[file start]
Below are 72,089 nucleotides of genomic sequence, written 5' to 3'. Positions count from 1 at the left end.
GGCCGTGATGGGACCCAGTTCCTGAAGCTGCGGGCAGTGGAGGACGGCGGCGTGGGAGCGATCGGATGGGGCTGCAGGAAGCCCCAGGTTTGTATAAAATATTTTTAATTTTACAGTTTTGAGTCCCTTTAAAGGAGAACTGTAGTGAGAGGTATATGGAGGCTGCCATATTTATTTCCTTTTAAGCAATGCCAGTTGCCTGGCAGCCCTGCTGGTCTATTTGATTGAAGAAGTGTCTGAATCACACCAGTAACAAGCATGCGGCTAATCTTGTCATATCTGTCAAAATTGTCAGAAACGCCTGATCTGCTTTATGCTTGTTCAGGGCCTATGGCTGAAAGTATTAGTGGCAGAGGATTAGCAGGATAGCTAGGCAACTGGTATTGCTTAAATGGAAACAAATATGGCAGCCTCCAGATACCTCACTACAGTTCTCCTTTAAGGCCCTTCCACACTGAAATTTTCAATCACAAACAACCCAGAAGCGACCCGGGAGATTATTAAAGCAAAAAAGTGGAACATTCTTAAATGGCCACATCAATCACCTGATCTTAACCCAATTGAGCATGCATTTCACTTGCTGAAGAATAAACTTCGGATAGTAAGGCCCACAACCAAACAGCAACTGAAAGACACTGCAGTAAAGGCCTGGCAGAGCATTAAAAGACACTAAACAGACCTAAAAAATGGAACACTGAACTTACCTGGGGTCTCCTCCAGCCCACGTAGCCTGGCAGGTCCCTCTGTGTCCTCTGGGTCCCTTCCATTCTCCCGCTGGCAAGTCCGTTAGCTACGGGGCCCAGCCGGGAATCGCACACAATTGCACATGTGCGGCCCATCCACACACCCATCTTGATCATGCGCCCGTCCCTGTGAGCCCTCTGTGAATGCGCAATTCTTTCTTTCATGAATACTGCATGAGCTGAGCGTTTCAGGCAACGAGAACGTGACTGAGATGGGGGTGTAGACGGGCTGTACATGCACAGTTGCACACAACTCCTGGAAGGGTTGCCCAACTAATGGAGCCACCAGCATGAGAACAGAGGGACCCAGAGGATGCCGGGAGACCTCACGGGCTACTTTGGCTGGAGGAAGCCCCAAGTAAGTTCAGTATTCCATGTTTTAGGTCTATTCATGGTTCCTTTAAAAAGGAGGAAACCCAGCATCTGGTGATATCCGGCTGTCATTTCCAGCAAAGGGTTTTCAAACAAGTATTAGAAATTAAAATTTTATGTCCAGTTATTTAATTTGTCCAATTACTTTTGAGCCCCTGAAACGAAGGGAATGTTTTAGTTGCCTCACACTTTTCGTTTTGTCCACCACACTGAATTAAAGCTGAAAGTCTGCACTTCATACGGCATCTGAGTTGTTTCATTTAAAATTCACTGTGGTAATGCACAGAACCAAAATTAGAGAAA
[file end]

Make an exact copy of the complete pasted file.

Below are 72,089 nucleotides of genomic sequence, written 5' to 3'. Positions count from 1 at the left end.
GGCCGTGATGGGACCCAGTTCCTGAAGCTGCGGGCAGTGGAGGACGGCGGCGTGGGAGCGATCGGATGGGGCTGCAGGAAGCCCCAGGTTTGTATAAAATATTTTTAATTTTACAGTTTTGAGTCCCTTTAAAGGAGAACTGTAGTGAGAGGTATATGGAGGCTGCCATATTTATTTCCTTTTAAGCAATGCCAGTTGCCTGGCAGCCCTGCTGGTCTATTTGATTGAAGAAGTGTCTGAATCACACCAGTAACAAGCATGCGGCTAATCTTGTCATATCTGTCAAAATTGTCAGAAACGCCTGATCTGCTTTATGCTTGTTCAGGGCCTATGGCTGAAAGTATTAGTGGCAGAGGATTAGCAGGATAGCTAGGCAACTGGTATTGCTTAAATGGAAACAAATATGGCAGCCTCCAGATACCTCACTACAGTTCTCCTTTAAGGCCCTTCCACACTGAAATTTTCAATCACAAACAACCCAGAAGCGACCCGGGAGATTATTAAAGCAAAAAAGTGGAACATTCTTAAATGGCCACATCAATCACCTGATCTTAACCCAATTGAGCATGCATTTCACTTGCTGAAGAATAAACTTCGGATAGTAAGGCCCACAACCAAACAGCAACTGAAAGACACTGCAGTAAAGGCCTGGCAGAGCATTAAAAGACACTAAACAGACCTAAAAAATGGAACACTGAACTTACCTGGGGTCTCCTCCAGCCCACGTAGCCTGGCAGGTCCCTCTGTGTCCTCTGGGTCCCTTCCATTCTCCCGCTGGCAAGTCCGTTAGCTACGGGGCCCAGCCGGGAATCGCACACAATTGCACATGTGCGGCCCATCCACACACCCATCTTGATCATGCGCCCGTCCCTGTGAGCCCTCTGTGAATGCGCAATTCTTTCTTTCATGAATACTGCATGAGCTGAGCGTTTCAGGCAACGAGAACGTGACTGAGATGGGGGTGTAGACGGGCTGTACATGCACAGTTGCACACAACTCCTGGAAGGGTTGCCCAACTAATGGAGCCACCAGCATGAGAACAGAGGGACCCAGAGGATGCCGGGAGACCTCACGGGCTACTTTGGCTGGAGGAAGCCCCAAGTAAGTTCAGTATTCCATGTTTTAGGTCTATTCATGGTTCCTTTAAAAAGGAGGAAACCCAGCATCTGGTGATATCCGGCTGTCATTTCCAGCAAAGGGTTTTCAAACAAGTATTAGAAATTAAAATTTTATGTCCAGTTATTTAATTTGTCCAATTACTTTTGAGCCCCTGAAACGAAGGGAATGTTTTAGTTGCCTCACACTTTTCGTTTTGTCCACCACACTGAATTAAAGCTGAAAGTCTGCACTTCATACGGCATCTGAGTTGTTTCATTTAAAATTCACTGTGGTAATGCACAGAACCAAAATTAGAGAAA